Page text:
Death: William Cecil died on the 4th August 1598 at his home in London. His son, Robert, went on to take his place and become Elizabeth I’s principal adviser. William Cecil was laid to rest at St Martin’s Church, Stamford.

RIP William Cecil.

Notes and Sources

26 thoughts on “William Cecil, 1st Baron Burghley

  1. Thank you for marking Cecil’s passing in this way. When one reads through a short bio like this, it brings it all home what an amazing life he had, reaching a good old age when he died. Elizabeth was said to have spoon-fed him during his final days – which goes some way to indicating the degree of esteem in which he was held. A very great and wise Statesman.

  2. A rather one-sided love-letter to a typically corrupt politician who feathered his own nest. Burghley did indeed “escape harm” in the Seymour affair, mainly because he betrayed his employer. A man of few principles, he conformed under Mary Tudor. Contrary to what you wrote, Burghley was not the creator of the Elizabethan spy service (read Conyers Read and others). Concerning the murder of Mary Queen of Scots, the evidence has been clear for decades that Elizabeth feared the repercussions of being held personally responsible for her cousin’s execution, and Davison especially was her scapegoat for merely doing her bidding. As John Guy (in his Mary Queen of Scots biography) and other historians have noted, Shakespeare lampooned Burghley as tedious busybody in HAMLET. Shakespeare wasn’t a bad judge of character.

  3. Hi Micki,
    Thanks for your comment. It was not meant to be a one-sided love letter and I don’t actually see William Cecil in the same light as you do, but everyone is entitled to their opinions.
    Regarding Mary Queen of Scots, I have actually handled that issue before in my post https://www.elizabethfiles.com/mary-queen-of-scots-part-two/3544/, where I write:-

    “After months of stress, near breakdown and using delay tactic after delay tactic, Elizabeth finally took action on the 1st February 1587, calling for Sir William Davison. According to Davison, Elizabeth read Mary’s death warrant, signed it and told him that she wished the execution to take place in the Great Hall of Fotheringhay Castle without delay, for she was disturbed by reports of an attempt to rescue Mary. As instructed, Davison asked Sir Christopher Hatton, the acting Lord Chancellor, to seal the warrant with the Great Seal of England to validate it. The next day, the Queen called for Davison and asked him not to take the warrant to Hatton. When Davison explained that it was too late, that the warrant had been sealed, Elizabeth seemed to panic and asked him why he had been in such a hurry. A worried Davison went straight to Hatton and then the two men hurried to Lord Burghley, fearing that Elizabeth was about to change her mind. According to Weir, Burghley was resolute and decided that no councillor should discuss the matter with Elizabeth until Mary had been executed. He then drafted an order for the sentence to be carried out and all ten councillors agreed to share the responsibility for it, in case Davison was blamed. The order was then copied and sent to Fotheringhay on the 4th February along with the warrant signed by Elizabeth.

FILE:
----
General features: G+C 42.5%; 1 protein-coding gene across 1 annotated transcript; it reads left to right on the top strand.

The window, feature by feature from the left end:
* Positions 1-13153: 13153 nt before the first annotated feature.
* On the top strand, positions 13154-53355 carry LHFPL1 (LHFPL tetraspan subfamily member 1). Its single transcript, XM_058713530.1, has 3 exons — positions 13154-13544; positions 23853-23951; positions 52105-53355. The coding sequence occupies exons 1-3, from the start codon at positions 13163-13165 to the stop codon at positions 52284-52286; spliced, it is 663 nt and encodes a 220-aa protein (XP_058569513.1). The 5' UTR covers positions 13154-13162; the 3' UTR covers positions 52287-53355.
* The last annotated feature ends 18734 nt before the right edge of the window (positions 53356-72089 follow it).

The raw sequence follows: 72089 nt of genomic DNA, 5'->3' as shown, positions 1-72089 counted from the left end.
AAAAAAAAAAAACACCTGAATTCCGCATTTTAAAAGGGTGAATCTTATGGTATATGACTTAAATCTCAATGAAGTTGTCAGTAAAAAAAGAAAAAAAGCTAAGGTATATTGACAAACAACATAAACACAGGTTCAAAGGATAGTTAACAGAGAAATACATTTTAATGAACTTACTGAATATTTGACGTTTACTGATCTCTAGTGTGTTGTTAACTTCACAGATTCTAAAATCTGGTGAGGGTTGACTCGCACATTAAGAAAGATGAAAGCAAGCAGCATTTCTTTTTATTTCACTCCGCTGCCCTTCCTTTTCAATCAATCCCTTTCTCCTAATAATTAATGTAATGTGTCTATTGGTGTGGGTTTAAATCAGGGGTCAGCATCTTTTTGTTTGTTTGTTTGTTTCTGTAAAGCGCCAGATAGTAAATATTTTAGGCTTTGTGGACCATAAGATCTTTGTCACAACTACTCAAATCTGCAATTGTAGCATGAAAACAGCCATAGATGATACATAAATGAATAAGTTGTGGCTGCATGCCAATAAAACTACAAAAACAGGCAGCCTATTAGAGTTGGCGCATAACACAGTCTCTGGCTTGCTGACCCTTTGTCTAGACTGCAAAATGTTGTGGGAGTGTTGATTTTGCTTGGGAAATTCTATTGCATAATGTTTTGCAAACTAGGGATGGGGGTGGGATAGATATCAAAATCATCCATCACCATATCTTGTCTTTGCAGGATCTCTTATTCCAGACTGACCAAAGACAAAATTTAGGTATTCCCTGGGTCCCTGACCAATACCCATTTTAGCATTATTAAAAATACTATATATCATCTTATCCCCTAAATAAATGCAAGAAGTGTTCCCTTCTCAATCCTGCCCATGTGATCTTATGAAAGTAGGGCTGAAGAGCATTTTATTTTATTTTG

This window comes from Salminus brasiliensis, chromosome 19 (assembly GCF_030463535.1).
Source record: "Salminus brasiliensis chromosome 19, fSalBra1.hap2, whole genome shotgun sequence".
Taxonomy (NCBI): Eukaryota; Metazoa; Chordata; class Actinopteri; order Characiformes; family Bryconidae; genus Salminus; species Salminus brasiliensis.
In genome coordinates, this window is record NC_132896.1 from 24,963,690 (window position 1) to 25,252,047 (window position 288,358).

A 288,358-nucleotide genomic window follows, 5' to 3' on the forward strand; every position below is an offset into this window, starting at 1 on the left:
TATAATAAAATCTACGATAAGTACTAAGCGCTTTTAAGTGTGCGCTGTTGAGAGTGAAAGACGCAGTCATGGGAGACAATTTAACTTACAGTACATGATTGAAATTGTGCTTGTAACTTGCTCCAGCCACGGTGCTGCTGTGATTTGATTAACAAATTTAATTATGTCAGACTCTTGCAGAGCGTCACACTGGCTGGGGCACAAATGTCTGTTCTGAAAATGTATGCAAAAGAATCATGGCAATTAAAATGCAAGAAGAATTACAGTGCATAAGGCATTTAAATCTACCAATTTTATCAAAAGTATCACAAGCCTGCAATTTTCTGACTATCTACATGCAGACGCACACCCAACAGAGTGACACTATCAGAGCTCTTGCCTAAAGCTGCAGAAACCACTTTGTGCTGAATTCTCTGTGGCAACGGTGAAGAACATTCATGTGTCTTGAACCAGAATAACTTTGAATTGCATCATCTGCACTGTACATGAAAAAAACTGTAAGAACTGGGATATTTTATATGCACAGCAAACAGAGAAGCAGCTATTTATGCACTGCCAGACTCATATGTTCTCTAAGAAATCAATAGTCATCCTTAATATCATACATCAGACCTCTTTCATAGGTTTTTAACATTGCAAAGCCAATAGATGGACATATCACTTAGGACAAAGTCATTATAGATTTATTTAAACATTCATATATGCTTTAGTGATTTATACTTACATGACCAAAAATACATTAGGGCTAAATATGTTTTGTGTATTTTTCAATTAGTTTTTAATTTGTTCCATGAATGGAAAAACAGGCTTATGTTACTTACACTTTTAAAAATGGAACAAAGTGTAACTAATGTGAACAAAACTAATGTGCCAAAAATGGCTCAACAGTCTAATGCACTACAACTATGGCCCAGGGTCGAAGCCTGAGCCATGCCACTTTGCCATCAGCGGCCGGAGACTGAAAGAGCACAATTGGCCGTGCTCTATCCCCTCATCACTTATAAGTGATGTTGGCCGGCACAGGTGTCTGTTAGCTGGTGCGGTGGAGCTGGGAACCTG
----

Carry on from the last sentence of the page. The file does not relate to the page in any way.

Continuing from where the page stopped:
Elizabeth’ story of the warrant differs from Davison’s. She claimed that she had signed the warrant and then asked Davison not to disclose this fact to anyone. When she learned that it had been sealed with the Great Seal, she then asked Davison to swear on his life that he would not let the warrant out of his hands unless he had permission from her.

    Had Davison misunderstood the Queen’s instructions and intentions? Probably not. Some historians believe that Burghley chose Davison to be a scapegoat because he realised that Elizabeth needed someone to take the responsibility for Mary’s death away from her, but others believe that it was Elizabeth who chose Davison as the scapegoat. Weir believes the second theory because she points out that Burghley would not have seen Davison, a man whom he respected and liked and who was good at his job, as being expendable.”

    I don’t agree that the evidence has been clear for decades otherwise historians would not still be debating it. We do not have conclusive evidence of what happened and whether Elizabeth planned to use Davison as a scapegoat. It is purely supposition.

    Yes, I too have read that Shakespeare based Polonius on Cecil but I’m not sure that we can use Shakespeare’s plays as evidence of someone’s character!

    Anyway, I appreciate you taking time to comment, it’s always good to discuss and debate history.

  4. “Sitsyllt” above is actually a misprint for Seisyllt. The Cecils were Welsh and came to London, as did so many others, with Henry Tudor. “Cecil” (which would have been pronounced at the time as “See-sil”) is a mangled anglicisation of “Seisyllt”. The Welsh “ll” is sounded by putting the tip of the tongue behind the upper teeth and blowing sharply.